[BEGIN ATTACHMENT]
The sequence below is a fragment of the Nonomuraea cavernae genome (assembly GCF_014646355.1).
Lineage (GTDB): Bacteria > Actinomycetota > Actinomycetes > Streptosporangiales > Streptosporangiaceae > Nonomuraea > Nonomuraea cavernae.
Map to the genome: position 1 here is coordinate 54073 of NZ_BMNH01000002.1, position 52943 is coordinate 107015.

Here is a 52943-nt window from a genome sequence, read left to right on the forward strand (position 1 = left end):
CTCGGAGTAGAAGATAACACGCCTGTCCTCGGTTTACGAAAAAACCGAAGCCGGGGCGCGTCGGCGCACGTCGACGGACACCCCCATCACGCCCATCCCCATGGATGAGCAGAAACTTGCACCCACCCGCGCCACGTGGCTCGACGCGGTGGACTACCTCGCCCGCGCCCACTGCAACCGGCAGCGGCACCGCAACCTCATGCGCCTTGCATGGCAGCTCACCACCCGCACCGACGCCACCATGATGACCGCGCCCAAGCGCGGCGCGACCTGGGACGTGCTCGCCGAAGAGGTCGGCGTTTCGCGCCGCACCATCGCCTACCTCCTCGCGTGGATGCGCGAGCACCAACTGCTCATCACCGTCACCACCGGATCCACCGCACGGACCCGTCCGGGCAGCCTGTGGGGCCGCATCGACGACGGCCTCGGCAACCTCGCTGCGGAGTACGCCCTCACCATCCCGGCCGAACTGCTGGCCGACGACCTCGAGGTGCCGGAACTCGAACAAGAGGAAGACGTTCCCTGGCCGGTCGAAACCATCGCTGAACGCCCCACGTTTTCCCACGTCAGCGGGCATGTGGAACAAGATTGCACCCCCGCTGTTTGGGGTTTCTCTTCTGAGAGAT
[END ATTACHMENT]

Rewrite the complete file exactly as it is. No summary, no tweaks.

The sequence below is a fragment of the Nonomuraea cavernae genome (assembly GCF_014646355.1).
Lineage (GTDB): Bacteria > Actinomycetota > Actinomycetes > Streptosporangiales > Streptosporangiaceae > Nonomuraea > Nonomuraea cavernae.
Map to the genome: position 1 here is coordinate 54073 of NZ_BMNH01000002.1, position 52943 is coordinate 107015.

Here is a 52943-nt window from a genome sequence, read left to right on the forward strand (position 1 = left end):
CTCGGAGTAGAAGATAACACGCCTGTCCTCGGTTTACGAAAAAACCGAAGCCGGGGCGCGTCGGCGCACGTCGACGGACACCCCCATCACGCCCATCCCCATGGATGAGCAGAAACTTGCACCCACCCGCGCCACGTGGCTCGACGCGGTGGACTACCTCGCCCGCGCCCACTGCAACCGGCAGCGGCACCGCAACCTCATGCGCCTTGCATGGCAGCTCACCACCCGCACCGACGCCACCATGATGACCGCGCCCAAGCGCGGCGCGACCTGGGACGTGCTCGCCGAAGAGGTCGGCGTTTCGCGCCGCACCATCGCCTACCTCCTCGCGTGGATGCGCGAGCACCAACTGCTCATCACCGTCACCACCGGATCCACCGCACGGACCCGTCCGGGCAGCCTGTGGGGCCGCATCGACGACGGCCTCGGCAACCTCGCTGCGGAGTACGCCCTCACCATCCCGGCCGAACTGCTGGCCGACGACCTCGAGGTGCCGGAACTCGAACAAGAGGAAGACGTTCCCTGGCCGGTCGAAACCATCGCTGAACGCCCCACGTTTTCCCACGTCAGCGGGCATGTGGAACAAGATTGCACCCCCGCTGTTTGGGGTTTCTCTTCTGAGAGAT